The Advocate’s Pathetic Drive-By Hit Piece On Jeff Landry And Quendi Baloney

If you haven’t seen the Advocate article by Gordon Russell breaking Major News about a $53,000 low-level hire in Attorney General Jeff Landry’s office, don’t waste your time.

The particulars are these: a woman named Quendi Baloney Darville, who has since 2009 worked as a legal assistant and an office manager for her mother Geri Broussard Baloney, was hired in the AG’s office’s fraud protection department doing constituent outreach for $53,000 per year. She has an undergraduate and law degree, and she has experience in community relations and investigation from no less an agency than the U.S. Justice Department. But that information is not what’s in the article Russell wrote.

Instead, what he wrote was that Geri Broussard Baloney was the top vote-getter among Democrats in the primary race for Attorney General last year (she finished third with 18 percent), and when the elder Baloney endorsed Landry over the incumbent Buddy Caldwell it was a significant step in Landry’s building a coalition to win a landslide victory over Caldwell. And he insinuated that the daughter’s job working for Landry was a payoff from the endorsement.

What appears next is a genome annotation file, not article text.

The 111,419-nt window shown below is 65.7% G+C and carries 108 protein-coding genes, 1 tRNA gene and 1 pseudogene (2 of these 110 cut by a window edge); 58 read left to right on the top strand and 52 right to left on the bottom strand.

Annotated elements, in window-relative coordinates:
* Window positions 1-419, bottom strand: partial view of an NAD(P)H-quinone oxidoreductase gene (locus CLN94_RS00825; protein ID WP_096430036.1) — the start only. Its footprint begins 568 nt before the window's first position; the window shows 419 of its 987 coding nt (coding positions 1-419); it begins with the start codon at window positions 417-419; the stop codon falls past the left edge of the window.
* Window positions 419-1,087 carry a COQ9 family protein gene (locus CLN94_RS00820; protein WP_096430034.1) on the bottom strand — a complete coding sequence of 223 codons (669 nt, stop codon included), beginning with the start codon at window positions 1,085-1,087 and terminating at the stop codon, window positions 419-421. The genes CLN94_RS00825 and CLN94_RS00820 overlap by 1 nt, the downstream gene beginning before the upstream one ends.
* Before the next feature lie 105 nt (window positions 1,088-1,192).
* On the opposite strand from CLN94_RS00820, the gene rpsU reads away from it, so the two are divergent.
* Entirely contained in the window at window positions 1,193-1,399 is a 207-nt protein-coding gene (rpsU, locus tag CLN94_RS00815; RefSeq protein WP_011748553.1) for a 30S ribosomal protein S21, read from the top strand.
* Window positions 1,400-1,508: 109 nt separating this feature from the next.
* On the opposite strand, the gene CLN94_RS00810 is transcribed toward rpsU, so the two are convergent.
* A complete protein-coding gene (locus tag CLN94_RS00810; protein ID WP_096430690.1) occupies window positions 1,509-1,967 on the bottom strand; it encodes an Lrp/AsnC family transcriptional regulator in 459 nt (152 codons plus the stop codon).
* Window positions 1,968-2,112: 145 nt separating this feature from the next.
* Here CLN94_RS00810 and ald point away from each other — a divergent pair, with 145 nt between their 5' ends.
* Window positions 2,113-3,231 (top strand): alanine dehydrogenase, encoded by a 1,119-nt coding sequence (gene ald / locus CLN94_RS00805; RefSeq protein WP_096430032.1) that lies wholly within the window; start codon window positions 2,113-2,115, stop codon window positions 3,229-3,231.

Russell also wrote that in 1999 Quendi Baloney – he called her Quendi Baloney, rather than Quendi Baloney Darville, as she calls herself in her social media accounts – pled guilty to three counts of credit card fraud and/or theft – essentially from some misbehavior involving a credit card she engaged in when she was living in Virginia. And that Landry “looked past” her criminal record in hiring her.

And Russell actually got a quote from Buddy Caldwell, who was sure to say that nobody who was a convicted felon ever would have been hired in his office. This we know to be false; in a later post we will elaborate. If Russell doesn’t also know that statement to be false he’s a lousy reporter and not just a dishonest one.

But what Russell didn’t report was that Quendi Baloney was 19 years old at the time she pled guilty to the credit card fraud. She had graduated from St. Mary’s Dominican High School in New Orleans only two years earlier. He didn’t report that she was a student at George Washington University at the time, or that she earned a degree from GWU as a Spanish major.

Russell didn’t report that in 2003 she started at Loyola Law School in New Orleans, graduating in 2007.

Obviously Loyola didn’t think the credit card issue was a reason to keep her from advancing professionally. Obviously the credit card issue didn’t stop her from graduating from George Washington; they didn’t kick her out of college for it.

And obviously Redeemer-Seton Catholic School, which employed Baloney as a Spanish teacher from 2004-05, didn’t think the credit card issue was disqualifying.

Quendi Baloney was given a six-year suspended sentence in 1999 and hasn’t been arrested in the 17 years since. It’s pretty fair – and obvious – to say she’s learned her lesson and is not the stupid 19-year old kid she was when she got in trouble with the credit card issue.